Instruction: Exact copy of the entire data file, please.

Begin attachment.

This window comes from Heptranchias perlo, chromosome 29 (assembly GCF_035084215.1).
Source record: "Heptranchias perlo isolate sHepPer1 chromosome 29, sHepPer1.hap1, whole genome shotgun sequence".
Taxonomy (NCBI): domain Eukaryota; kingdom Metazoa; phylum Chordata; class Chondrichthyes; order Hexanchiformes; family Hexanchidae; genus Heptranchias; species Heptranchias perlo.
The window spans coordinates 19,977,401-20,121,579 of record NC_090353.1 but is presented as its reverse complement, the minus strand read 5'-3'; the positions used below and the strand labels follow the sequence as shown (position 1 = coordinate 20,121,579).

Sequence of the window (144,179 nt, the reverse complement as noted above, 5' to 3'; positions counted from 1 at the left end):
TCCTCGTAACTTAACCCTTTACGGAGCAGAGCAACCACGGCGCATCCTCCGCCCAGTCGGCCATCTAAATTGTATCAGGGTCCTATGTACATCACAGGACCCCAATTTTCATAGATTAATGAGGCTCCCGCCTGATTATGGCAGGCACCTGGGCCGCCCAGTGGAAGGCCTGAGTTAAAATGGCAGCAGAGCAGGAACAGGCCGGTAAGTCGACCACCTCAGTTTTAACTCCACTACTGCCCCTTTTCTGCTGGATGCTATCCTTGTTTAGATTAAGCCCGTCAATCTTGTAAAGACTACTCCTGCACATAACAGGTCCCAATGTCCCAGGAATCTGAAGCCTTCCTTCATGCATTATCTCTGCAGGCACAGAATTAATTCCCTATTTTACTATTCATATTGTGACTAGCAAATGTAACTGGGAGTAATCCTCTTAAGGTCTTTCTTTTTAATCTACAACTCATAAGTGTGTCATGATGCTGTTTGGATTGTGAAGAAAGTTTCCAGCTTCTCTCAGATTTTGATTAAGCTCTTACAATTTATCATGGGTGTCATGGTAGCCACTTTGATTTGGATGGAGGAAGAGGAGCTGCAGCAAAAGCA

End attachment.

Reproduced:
This window comes from Heptranchias perlo, chromosome 29 (assembly GCF_035084215.1).
Source record: "Heptranchias perlo isolate sHepPer1 chromosome 29, sHepPer1.hap1, whole genome shotgun sequence".
Taxonomy (NCBI): domain Eukaryota; kingdom Metazoa; phylum Chordata; class Chondrichthyes; order Hexanchiformes; family Hexanchidae; genus Heptranchias; species Heptranchias perlo.
The window spans coordinates 19,977,401-20,121,579 of record NC_090353.1 but is presented as its reverse complement, the minus strand read 5'-3'; the positions used below and the strand labels follow the sequence as shown (position 1 = coordinate 20,121,579).

Sequence of the window (144,179 nt, the reverse complement as noted above, 5' to 3'; positions counted from 1 at the left end):
TCCTCGTAACTTAACCCTTTACGGAGCAGAGCAACCACGGCGCATCCTCCGCCCAGTCGGCCATCTAAATTGTATCAGGGTCCTATGTACATCACAGGACCCCAATTTTCATAGATTAATGAGGCTCCCGCCTGATTATGGCAGGCACCTGGGCCGCCCAGTGGAAGGCCTGAGTTAAAATGGCAGCAGAGCAGGAACAGGCCGGTAAGTCGACCACCTCAGTTTTAACTCCACTACTGCCCCTTTTCTGCTGGATGCTATCCTTGTTTAGATTAAGCCCGTCAATCTTGTAAAGACTACTCCTGCACATAACAGGTCCCAATGTCCCAGGAATCTGAAGCCTTCCTTCATGCATTATCTCTGCAGGCACAGAATTAATTCCCTATTTTACTATTCATATTGTGACTAGCAAATGTAACTGGGAGTAATCCTCTTAAGGTCTTTCTTTTTAATCTACAACTCATAAGTGTGTCATGATGCTGTTTGGATTGTGAAGAAAGTTTCCAGCTTCTCTCAGATTTTGATTAAGCTCTTACAATTTATCATGGGTGTCATGGTAGCCACTTTGATTTGGATGGAGGAAGAGGAGCTGCAGCAAAAGCA